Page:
At the start of yesterday’s HoloLens 2 announcement, Satya Nadella indicated that Microsoft would be announcing another product, too. It wasn’t exactly a “one more thing” moment, especially since it was announced before HoloLens 2. But it was a surprise.
And that surprise is a new hardware product called Azure Kinect. As its name implies, Azure Connect is a hardware device full of Kinect camera and sensors that connects to various Azure cloud services.
Sign up for our new free newsletter to get three time-saving tips each Friday — and get free copies of Paul Thurrott's Windows 11 and Windows 10 Field Guides (normally $9.99) as a special welcome gift!
"*" indicates required fields
No, it’s not a consumer product: Azure Kinect is aimed at the enterprise and at its developers. As such, I won’t be spending too much time on this here. Other than to note how interesting it is that Microsoft has never given up on this technology despite its implosion on Xbox.
“Azure Kinect is an intelligent edge device that doesn’t just see and hear but understands the people, the environment, the objects and their actions,” Microsoft’s Julia White said while announcing the product. “The level of accuracy you can achieve is unprecedented.”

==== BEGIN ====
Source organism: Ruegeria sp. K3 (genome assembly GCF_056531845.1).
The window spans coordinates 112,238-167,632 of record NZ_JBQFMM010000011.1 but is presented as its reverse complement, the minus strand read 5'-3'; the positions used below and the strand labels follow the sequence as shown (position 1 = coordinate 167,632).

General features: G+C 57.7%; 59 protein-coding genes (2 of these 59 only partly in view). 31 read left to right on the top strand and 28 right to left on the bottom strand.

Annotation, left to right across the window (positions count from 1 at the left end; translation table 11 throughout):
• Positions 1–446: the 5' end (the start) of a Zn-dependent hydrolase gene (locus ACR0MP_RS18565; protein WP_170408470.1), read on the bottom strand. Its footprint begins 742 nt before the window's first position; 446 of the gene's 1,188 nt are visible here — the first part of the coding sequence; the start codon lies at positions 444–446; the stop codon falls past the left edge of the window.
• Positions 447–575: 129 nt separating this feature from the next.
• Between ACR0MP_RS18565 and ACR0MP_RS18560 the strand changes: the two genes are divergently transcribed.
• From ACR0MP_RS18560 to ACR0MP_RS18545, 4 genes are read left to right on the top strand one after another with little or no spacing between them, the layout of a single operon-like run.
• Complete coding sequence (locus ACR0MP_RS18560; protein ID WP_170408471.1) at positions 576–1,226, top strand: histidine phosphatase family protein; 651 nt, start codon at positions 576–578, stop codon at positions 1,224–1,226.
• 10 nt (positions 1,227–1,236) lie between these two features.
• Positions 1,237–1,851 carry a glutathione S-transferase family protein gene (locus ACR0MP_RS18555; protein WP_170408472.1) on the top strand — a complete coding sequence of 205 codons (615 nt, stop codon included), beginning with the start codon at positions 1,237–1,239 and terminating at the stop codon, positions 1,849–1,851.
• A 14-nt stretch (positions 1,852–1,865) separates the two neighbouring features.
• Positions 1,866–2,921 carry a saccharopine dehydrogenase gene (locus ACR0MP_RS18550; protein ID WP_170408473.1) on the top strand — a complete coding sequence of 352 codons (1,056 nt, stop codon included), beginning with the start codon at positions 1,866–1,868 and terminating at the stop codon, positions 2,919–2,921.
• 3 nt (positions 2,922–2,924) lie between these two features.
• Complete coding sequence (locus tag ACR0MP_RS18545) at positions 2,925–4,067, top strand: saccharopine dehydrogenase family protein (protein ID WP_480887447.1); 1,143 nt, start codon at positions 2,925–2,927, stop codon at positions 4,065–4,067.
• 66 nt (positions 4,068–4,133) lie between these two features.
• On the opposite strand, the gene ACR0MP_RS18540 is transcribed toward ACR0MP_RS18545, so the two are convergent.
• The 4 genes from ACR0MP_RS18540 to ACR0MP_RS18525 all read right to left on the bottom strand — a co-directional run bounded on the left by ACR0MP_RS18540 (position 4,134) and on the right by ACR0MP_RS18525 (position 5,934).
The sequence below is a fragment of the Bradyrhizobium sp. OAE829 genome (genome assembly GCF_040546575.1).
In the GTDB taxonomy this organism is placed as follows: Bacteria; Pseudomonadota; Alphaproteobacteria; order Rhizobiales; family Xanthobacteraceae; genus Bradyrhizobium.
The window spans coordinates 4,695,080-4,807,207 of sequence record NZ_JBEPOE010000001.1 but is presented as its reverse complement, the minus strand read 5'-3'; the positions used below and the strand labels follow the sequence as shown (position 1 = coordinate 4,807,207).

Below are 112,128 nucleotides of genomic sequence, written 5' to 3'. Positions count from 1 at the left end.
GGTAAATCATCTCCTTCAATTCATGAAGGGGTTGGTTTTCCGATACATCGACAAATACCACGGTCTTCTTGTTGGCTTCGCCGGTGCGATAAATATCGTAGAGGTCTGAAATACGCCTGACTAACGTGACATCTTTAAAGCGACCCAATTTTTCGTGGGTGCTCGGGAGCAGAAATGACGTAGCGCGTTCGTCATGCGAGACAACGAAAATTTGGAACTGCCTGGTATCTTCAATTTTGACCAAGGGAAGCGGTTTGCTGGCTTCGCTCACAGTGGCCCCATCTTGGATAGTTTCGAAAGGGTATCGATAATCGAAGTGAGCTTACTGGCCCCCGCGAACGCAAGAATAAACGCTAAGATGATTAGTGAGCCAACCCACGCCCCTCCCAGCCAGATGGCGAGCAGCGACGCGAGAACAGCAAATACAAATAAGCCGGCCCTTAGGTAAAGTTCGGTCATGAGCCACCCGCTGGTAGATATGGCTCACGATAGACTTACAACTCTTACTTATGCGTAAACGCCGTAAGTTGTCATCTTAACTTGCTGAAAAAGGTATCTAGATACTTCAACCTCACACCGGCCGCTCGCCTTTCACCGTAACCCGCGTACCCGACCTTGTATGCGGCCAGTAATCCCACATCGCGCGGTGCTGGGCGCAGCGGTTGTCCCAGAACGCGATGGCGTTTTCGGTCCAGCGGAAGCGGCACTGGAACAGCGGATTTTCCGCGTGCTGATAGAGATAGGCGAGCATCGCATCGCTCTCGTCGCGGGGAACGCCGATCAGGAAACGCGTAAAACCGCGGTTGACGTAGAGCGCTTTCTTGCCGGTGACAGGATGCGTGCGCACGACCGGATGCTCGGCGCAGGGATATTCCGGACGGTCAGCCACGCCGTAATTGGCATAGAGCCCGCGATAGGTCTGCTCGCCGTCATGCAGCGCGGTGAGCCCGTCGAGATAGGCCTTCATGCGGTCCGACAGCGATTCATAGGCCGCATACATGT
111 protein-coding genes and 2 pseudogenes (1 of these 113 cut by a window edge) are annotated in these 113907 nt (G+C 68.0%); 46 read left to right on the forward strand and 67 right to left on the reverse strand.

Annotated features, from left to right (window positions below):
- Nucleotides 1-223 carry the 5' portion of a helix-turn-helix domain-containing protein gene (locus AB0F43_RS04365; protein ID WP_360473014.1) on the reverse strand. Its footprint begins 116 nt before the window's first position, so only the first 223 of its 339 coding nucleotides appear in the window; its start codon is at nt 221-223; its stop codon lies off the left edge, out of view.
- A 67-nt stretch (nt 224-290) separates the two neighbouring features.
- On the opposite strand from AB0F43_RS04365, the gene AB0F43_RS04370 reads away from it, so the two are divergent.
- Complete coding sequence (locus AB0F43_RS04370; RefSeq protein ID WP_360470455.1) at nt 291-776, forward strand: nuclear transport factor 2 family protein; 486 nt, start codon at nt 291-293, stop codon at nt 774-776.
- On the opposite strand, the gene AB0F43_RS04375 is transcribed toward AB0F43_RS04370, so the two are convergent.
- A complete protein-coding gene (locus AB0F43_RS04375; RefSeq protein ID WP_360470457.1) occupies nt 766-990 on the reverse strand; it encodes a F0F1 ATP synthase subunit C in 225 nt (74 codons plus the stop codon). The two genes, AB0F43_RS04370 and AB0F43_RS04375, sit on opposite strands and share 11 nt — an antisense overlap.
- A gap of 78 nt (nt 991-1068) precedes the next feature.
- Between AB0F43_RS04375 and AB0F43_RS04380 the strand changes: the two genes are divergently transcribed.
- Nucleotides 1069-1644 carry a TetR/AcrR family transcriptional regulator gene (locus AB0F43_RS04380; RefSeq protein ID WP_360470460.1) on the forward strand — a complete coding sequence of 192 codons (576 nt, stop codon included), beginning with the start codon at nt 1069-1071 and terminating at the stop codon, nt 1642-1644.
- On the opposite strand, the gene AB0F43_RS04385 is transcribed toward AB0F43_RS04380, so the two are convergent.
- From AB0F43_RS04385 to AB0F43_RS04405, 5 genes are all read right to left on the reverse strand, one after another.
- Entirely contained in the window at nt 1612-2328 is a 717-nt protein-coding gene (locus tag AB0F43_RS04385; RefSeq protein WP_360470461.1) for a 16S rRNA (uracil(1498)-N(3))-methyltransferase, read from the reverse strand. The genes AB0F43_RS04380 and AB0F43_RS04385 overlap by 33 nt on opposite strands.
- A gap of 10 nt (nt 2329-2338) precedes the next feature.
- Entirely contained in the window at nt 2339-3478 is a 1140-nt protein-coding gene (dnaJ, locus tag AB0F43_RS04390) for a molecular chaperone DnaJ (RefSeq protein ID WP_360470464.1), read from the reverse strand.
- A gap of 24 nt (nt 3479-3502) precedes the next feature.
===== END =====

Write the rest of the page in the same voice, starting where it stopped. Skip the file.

With that positioning, Microsoft neatly justifies the product’s existence—just as it did later with HoloLens 2—and the years of investments its made in 3D depth sensing capabilities. That Azure Kinect is affordable, at $399, is important too.
But what’s the point? White said that Azure Kinect could be used to create 3D maps of rooms and other spaces, and that companies could use that data with Microsoft’s cloud-hosted AI algorithms to create unique software solutions. One example noted at the announcement came from healthcare, where Azure Kinect is being used to determine when patients are about to fall so that care providers can be warned and prevent accidents.
Azure Kinect is available for preorder now. You can learn more from the Microsoft website.
<p>love kinect technology … paul deosn't</p>